WHAT IS “WAYS OF BEING”? VIRTUE #9: RESPECT
As you may recall, I have set myself the task of using these e-News articles to explain to parents the “Ways of Being” framework that we have developed at St Paul’s School. Ways of Being, in conjunction with Realms of Thinking, represents the ways in which we seek to deliver a holistic education.
At the heart of Ways of Being is a commitment to character education, worked out in the teaching of Virtues. The virtue I want to address this week, because I have been thinking and speaking about it a lot recently, is Respect. At St Paul’s School we describe respect this way –
|Treating other people – their feelings and time, as well as their property and beliefs – as though they have value; care for the environment and earth’s resources.|
As you know, we also try to help students understand our virtues by describing the associated vices. In this case, Respect does not look like this –
Lack of courtesy for teachers and peers; racism; sexist behaviour or ‘joking’; vandalism; wastefulness.
Sadly, a very small minority of students in the secondary school have not been acting respectfully in recent weeks. As you may have heard, there has been some graffiti and vandalism in some of the student toilet blocks. To make matters even worse, some of the graffiti took the form of crude homophobic and transphobic comments. It was necessary to close those amenities until the necessary cleaning and repairs could be made.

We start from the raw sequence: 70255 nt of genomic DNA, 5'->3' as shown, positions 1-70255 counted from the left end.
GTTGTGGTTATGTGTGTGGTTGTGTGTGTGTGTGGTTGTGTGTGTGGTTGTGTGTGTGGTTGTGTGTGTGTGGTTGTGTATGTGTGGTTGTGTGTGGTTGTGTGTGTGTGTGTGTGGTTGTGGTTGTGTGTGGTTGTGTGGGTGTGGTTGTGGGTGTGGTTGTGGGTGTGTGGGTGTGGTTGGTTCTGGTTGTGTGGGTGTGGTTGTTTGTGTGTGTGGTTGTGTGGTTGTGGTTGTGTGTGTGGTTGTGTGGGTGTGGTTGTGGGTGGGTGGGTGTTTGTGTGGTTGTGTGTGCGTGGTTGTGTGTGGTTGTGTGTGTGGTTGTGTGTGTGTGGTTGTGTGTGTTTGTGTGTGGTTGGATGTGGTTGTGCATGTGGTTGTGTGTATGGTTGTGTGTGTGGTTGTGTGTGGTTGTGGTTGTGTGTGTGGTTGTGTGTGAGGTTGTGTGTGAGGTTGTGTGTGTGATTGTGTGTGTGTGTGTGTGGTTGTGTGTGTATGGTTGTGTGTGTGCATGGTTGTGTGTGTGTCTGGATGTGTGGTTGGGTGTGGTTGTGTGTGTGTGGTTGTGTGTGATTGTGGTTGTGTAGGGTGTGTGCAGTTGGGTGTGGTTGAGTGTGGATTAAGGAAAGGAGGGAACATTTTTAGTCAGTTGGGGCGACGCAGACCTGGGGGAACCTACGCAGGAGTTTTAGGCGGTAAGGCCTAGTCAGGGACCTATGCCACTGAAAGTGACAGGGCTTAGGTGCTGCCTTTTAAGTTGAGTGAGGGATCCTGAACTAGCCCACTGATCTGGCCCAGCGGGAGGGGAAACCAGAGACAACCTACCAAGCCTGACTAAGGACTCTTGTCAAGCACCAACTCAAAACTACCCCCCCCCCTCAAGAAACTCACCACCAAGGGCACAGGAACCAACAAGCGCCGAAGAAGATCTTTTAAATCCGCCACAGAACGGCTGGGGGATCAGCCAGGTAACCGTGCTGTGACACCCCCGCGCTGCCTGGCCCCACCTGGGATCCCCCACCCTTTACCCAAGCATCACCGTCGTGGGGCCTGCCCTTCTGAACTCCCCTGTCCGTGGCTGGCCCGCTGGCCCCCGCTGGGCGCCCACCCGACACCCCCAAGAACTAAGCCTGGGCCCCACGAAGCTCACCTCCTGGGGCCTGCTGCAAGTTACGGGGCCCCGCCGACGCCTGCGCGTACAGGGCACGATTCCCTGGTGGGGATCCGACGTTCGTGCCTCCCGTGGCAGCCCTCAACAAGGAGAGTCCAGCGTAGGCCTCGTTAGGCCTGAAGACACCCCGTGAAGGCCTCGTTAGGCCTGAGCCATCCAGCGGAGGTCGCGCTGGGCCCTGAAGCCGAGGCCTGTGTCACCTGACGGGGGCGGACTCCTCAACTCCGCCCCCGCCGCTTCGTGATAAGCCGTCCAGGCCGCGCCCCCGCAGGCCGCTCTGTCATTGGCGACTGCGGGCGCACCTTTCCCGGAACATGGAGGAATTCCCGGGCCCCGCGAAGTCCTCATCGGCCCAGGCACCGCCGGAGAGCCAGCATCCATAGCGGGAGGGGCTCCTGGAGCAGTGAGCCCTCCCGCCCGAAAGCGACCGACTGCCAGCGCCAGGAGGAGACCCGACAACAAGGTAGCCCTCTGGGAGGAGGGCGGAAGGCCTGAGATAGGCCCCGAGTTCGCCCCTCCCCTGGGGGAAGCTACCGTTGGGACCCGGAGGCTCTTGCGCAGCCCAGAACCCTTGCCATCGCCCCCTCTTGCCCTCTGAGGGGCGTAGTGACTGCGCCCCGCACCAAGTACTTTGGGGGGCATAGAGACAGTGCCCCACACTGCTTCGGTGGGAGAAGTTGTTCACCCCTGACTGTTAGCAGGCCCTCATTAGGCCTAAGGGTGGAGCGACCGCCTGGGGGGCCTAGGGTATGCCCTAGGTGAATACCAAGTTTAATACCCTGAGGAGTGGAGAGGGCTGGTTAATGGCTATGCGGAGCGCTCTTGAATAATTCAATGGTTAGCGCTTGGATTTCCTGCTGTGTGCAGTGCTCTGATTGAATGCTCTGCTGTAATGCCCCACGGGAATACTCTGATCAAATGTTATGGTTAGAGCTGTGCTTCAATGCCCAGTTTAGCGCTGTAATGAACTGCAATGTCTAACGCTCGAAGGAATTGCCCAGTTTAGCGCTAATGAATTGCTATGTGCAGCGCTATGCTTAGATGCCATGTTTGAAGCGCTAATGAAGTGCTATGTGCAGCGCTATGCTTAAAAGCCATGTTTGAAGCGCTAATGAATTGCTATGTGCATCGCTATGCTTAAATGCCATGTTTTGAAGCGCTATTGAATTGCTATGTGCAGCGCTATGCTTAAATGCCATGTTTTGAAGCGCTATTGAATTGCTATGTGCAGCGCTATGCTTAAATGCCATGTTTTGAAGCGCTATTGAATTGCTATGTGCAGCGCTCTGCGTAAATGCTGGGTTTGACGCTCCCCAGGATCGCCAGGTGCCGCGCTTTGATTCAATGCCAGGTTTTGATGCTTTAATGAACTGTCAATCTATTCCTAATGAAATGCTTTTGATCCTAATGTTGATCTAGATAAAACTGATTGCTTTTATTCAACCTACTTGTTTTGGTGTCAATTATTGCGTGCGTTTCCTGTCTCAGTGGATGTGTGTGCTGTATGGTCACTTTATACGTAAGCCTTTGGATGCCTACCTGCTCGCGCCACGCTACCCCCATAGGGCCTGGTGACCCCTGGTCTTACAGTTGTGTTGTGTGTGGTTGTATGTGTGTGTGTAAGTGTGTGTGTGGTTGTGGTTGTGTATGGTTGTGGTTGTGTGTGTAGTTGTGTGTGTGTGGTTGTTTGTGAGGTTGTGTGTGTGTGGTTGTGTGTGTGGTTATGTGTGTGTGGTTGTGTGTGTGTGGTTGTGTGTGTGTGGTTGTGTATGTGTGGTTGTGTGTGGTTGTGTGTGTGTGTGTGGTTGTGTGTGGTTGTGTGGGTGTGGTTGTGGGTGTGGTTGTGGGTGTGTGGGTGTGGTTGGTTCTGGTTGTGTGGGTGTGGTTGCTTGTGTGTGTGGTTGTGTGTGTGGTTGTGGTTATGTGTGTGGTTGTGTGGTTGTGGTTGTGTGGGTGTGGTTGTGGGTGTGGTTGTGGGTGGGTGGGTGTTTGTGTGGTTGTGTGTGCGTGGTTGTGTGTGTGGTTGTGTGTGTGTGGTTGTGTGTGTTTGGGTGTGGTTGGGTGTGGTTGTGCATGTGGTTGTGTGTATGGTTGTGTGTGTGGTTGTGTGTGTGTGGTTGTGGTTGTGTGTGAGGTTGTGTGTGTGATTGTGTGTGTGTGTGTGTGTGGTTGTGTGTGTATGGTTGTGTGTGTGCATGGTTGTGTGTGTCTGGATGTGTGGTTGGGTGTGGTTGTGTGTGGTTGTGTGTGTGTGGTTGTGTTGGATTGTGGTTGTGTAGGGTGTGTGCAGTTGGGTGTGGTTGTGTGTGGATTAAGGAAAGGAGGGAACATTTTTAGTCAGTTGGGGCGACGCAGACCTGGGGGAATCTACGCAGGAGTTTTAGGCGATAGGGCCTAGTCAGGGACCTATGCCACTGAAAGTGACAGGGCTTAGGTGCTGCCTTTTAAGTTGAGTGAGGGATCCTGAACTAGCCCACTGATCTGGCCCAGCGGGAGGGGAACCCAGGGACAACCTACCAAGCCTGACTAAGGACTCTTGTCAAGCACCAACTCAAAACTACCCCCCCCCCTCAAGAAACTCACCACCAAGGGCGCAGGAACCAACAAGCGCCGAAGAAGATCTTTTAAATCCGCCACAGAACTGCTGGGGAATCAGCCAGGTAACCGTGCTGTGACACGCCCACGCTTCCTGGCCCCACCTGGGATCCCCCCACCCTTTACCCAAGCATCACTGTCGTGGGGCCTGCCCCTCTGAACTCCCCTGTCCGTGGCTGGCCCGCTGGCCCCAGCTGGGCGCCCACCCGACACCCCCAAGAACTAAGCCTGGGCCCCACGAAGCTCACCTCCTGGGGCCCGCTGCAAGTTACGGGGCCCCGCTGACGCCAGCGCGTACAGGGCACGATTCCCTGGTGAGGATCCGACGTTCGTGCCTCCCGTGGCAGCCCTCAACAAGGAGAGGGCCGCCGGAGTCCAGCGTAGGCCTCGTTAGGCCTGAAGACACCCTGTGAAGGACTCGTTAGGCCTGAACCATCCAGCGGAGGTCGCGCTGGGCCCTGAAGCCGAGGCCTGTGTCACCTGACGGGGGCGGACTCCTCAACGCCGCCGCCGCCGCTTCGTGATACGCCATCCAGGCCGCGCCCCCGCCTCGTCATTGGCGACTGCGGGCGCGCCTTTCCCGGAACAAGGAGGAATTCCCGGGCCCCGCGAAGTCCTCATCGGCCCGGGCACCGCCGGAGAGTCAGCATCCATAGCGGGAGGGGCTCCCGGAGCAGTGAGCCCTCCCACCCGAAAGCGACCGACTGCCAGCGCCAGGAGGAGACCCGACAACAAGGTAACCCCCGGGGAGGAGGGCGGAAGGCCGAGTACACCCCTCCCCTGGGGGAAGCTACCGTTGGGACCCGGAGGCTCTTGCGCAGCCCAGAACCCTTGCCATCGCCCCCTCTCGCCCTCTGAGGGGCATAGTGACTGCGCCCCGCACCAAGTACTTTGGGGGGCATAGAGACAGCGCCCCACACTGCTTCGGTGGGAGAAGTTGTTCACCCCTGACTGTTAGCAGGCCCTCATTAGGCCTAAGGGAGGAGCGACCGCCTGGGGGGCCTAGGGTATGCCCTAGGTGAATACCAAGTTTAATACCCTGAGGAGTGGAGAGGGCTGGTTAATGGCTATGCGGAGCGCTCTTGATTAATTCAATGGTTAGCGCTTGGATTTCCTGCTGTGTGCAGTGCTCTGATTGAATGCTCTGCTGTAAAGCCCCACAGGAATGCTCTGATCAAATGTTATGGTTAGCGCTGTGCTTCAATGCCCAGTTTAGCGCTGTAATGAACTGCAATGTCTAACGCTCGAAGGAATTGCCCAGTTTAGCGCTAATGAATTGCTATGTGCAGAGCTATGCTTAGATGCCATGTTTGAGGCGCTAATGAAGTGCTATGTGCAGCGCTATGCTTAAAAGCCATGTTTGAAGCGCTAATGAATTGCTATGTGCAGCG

I can clearly recall hearing a wise headmaster in one of my previous schools tell the students, in a situation like this, “There are better ways to leave your mark on a school than writing your name on the back of a toilet door!”.
I really don’t want to become pre-occupied by negatives; I want to work with students on positive ways of personal growth and leadership development. We have great pathways for all students who really want to make their mark on the school and on the world. Just recently, for example, I have been really impressed by the extracurricular Music students who performed outstandingly at “Music in the Dark”. Another group who have really impressed me are the large group who volunteer their time and energy on a regular basis, in a variety of Service Learning opportunities, including the preparation of free lunches for disadvantaged students in other schools, as part of our “Eat Up” program.
I encourage you to have conversations about these things with your children around the meal table. Why not ask them – “How do you think you could leave your mark on St Paul’s School?”.
Mr Nigel Grant
Executive Director of Faith & Community